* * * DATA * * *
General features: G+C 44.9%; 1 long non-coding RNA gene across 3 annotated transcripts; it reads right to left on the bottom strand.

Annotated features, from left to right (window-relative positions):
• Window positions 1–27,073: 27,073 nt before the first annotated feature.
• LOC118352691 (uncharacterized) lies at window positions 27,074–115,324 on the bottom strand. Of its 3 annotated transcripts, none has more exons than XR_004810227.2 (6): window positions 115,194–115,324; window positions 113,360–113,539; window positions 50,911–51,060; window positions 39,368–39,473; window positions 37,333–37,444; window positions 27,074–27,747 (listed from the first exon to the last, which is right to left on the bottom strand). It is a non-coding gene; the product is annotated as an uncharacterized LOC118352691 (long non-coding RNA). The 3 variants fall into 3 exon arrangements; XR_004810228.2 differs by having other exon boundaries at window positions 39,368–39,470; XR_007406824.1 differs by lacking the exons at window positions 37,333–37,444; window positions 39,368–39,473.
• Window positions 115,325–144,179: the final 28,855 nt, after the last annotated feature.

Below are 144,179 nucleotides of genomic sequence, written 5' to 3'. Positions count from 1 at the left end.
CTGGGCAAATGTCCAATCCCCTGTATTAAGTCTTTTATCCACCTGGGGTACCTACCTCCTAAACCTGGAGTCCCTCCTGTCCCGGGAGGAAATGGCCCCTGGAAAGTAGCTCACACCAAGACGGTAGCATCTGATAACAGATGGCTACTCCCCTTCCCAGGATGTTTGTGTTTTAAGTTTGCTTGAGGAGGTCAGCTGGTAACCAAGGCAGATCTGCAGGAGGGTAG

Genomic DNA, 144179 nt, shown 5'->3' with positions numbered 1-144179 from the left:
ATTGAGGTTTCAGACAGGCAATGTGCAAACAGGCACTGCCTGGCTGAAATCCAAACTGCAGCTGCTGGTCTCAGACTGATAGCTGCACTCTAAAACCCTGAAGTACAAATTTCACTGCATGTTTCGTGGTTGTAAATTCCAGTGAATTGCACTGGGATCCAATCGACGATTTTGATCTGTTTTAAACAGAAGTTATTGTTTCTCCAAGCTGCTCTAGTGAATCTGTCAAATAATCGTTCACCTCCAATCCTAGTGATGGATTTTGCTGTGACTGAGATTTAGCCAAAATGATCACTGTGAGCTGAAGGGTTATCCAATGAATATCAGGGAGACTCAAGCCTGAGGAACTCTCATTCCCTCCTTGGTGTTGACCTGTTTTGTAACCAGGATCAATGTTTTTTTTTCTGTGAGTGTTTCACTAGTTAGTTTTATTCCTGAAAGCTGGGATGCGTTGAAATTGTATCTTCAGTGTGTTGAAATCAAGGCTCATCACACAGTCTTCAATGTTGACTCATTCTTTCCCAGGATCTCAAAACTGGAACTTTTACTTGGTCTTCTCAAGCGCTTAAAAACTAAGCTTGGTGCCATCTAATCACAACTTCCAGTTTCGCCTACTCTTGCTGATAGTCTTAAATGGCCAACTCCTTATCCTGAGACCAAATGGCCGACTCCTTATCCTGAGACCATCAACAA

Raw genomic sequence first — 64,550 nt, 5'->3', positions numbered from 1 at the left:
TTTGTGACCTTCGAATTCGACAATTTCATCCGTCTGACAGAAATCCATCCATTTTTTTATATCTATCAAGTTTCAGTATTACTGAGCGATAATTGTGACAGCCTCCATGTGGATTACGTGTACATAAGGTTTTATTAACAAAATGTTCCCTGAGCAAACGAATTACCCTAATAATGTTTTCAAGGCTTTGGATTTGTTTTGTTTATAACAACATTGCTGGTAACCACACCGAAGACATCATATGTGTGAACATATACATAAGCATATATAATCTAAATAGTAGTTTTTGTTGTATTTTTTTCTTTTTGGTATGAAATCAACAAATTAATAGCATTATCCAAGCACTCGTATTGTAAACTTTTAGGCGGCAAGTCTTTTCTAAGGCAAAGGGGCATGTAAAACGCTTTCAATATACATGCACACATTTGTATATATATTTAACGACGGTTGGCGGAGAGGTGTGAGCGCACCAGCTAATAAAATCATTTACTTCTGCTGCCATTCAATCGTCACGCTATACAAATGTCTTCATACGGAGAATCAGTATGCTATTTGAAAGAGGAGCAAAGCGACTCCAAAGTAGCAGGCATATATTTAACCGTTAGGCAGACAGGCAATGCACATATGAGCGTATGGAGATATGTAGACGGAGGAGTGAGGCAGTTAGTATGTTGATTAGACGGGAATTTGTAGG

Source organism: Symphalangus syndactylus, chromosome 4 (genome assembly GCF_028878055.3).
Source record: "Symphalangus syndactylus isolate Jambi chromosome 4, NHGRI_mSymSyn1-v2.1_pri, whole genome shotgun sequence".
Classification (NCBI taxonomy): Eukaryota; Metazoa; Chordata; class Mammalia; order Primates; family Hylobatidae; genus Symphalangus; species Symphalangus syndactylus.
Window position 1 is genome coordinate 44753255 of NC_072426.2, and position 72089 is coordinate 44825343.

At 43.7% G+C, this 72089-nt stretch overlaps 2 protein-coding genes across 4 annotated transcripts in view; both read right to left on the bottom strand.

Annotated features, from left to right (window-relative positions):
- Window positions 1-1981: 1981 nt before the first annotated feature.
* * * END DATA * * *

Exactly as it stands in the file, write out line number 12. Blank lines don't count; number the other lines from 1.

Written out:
Source organism: Symphalangus syndactylus, chromosome 4 (genome assembly GCF_028878055.3).